Mumbai Residents Complain Of “Fake Vaccine” Shots

Mumbai Residents Complain Of “Fake Vaccine” Shots
Source: India Ahead

A housing society in Mumbai’s Kandivali neighbourhood has filed a police report alleging that it was duped by people contending to represent a private hospital and organising a COVID-19 vaccination programme for its members. The residents have claimed that the vaccine provided may have been tainted.

The Hiranandani Heritage Residents Welfare Association (HHRWA) has requested an investigation into the incident.

On May 30, the residential complex organised a vaccination camp for its members. However, it was later discovered that the Co-WIN site had no record of the persons who participated, and according to a report in India Today they obtained certificates in the names of several institutions.

“If the vaccine is found to be spurious, the people who got vaccinated will have a medical emergency to deal with. Therefore, there is an urgent need to investigate the whole episode so that such fraudulent activities are not repeated at other places,” said the complaint.

The HHRWA planned the camp with the help of a man called Pandey, who pretended to be a sales agent for Kokilaben Dhirubhai Ambani Hospital. According to the lawsuit, 390 participants received the shots during the camp for ₹1,260 per person.

“My son got himself vaccinated,” said Hitesh Patel, one of the residents of the housing society. “We paid ₹1,260 for each dosage. We did not get any notifications after receiving the vaccination. I’d like to emphasise that we were not permitted to take photographs or selfies while getting vaccinated.”

“We now feel that some unscrupulous elements have taken us for a ride,” read the complaint. They were shocked to receive vaccination certificates in the name of Nanavati Hospital, Lifeline Hospital and NESCO Covid Camp, among others, the report said.

“On contacting Nanavati Hospital, they denied any involvement and said they’re victims in the situation too,” said Neha Alshi, a resident of the complex, on Twitter. Nanavati Hospital said in a statement that it had not conducted any such vaccination camp. “We have informed the authorities and are lodging a formal complaint,” said the hospital’s spokesperson on Tuesday.

The Kokilaben Hospital also said that they never administered vaccinations to the people of the society. The HHRWA further stated that none of the participants who were vaccinated had the typical side effects such as fever or body aches.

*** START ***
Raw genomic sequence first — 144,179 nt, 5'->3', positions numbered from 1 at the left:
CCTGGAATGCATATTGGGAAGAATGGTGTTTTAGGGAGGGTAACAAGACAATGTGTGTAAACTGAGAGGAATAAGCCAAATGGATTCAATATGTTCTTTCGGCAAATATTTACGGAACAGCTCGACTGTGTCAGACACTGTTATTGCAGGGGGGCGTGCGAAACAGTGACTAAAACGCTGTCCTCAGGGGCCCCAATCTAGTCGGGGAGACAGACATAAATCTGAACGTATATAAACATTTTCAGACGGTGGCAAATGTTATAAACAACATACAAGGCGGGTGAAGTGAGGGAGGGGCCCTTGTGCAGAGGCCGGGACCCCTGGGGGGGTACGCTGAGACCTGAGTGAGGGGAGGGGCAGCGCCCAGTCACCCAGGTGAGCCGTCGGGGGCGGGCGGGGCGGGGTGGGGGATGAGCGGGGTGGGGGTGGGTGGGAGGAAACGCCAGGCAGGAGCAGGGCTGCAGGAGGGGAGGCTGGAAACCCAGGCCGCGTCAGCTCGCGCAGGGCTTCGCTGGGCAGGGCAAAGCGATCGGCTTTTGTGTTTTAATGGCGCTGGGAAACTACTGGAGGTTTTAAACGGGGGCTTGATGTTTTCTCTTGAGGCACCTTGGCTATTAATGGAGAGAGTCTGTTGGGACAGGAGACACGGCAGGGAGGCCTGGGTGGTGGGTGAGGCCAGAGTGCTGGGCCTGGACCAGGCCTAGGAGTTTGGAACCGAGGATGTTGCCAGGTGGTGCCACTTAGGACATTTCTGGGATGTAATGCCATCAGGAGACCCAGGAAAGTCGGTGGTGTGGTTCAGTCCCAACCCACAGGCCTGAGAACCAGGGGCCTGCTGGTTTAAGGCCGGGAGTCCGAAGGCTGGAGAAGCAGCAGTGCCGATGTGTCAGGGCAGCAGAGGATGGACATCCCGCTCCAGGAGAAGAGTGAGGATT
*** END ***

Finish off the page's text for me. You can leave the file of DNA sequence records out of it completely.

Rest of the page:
“We were astounded to see that there were no symptoms or negative effects. We became concerned when we did not receive our certificates. We didn’t obtain the certificate for another 10-15 days,” stated Hrishabh Kamdar, another society member.

“There are doubts about whether we were given Covishield or was it just glucose or expired/waste vaccine,” said Alshi in her tweets.

According to the lawsuit, Sanjay Gupta was the camp coordinator, while Mahendra Singh who collected money from the residents did not provide records for vaccination payments. He had requested that the association pay Mahendra Singh. Yogesh Sagar, a local BJP MLA stated that the locals approached him after suspecting a scam. “Police should undertake a comprehensive investigation since such scams endanger people’s lives,” added Sagar. The police are questioning Pandey and Gupta, two of the three suspects. Singh’s location remains unknown.

Meanwhile, the Brihanmumbai Municipal Corporation (BMC) has made signing a Memorandum of Understanding (MOU) between private vaccine providers and housing societies necessary starting this week, if such camps are to be held. According to the agreement proposed, all pertinent information should be included. The BMC has confirmed that 41,11,880 individuals have received the vaccination in Mumbai so far, with 8,24,428 receiving both doses.

Another such “fake case” came into notice a few weeks ago where the Delhi Police Cyber Cell detained two individuals for allegedly establishing a bogus COVID vaccination registration website to target individuals eager for an open spot, and duping hundreds of a total of ₹40 lakh.

According to authorities, the suspects – Shekhar Periyar and Ashok Singh – built a website identical to the government’s Co-WIN portal and charged each user between ₹4,000 and ₹6,000. They also gave them forged registration receipts.


Read more: India Sees A Rise In Violence Against Doctors & Frontline Workers


The Delhi Police have so far shut at least five such fake websites and portals, and they are on the lookout for more suspects engaged in the creation of similar websites and portals.

The Cyber Cell registered a report regarding a bogus website – https://mohfw[.]xyz/ – that had the same layout, colours, and logo as the Ministry of Health and Family Welfare’s original Co-WIN website.

“The fake website had the same links and documents as the original. The victims thought they were accessing the original or an alternative provided by the government. They were then directed to two payment links, which charged them ₹4,000 to ₹6,000,” said the officer.

Following the filing of a case, the police promptly banned the website with the assistance of internet service providers.

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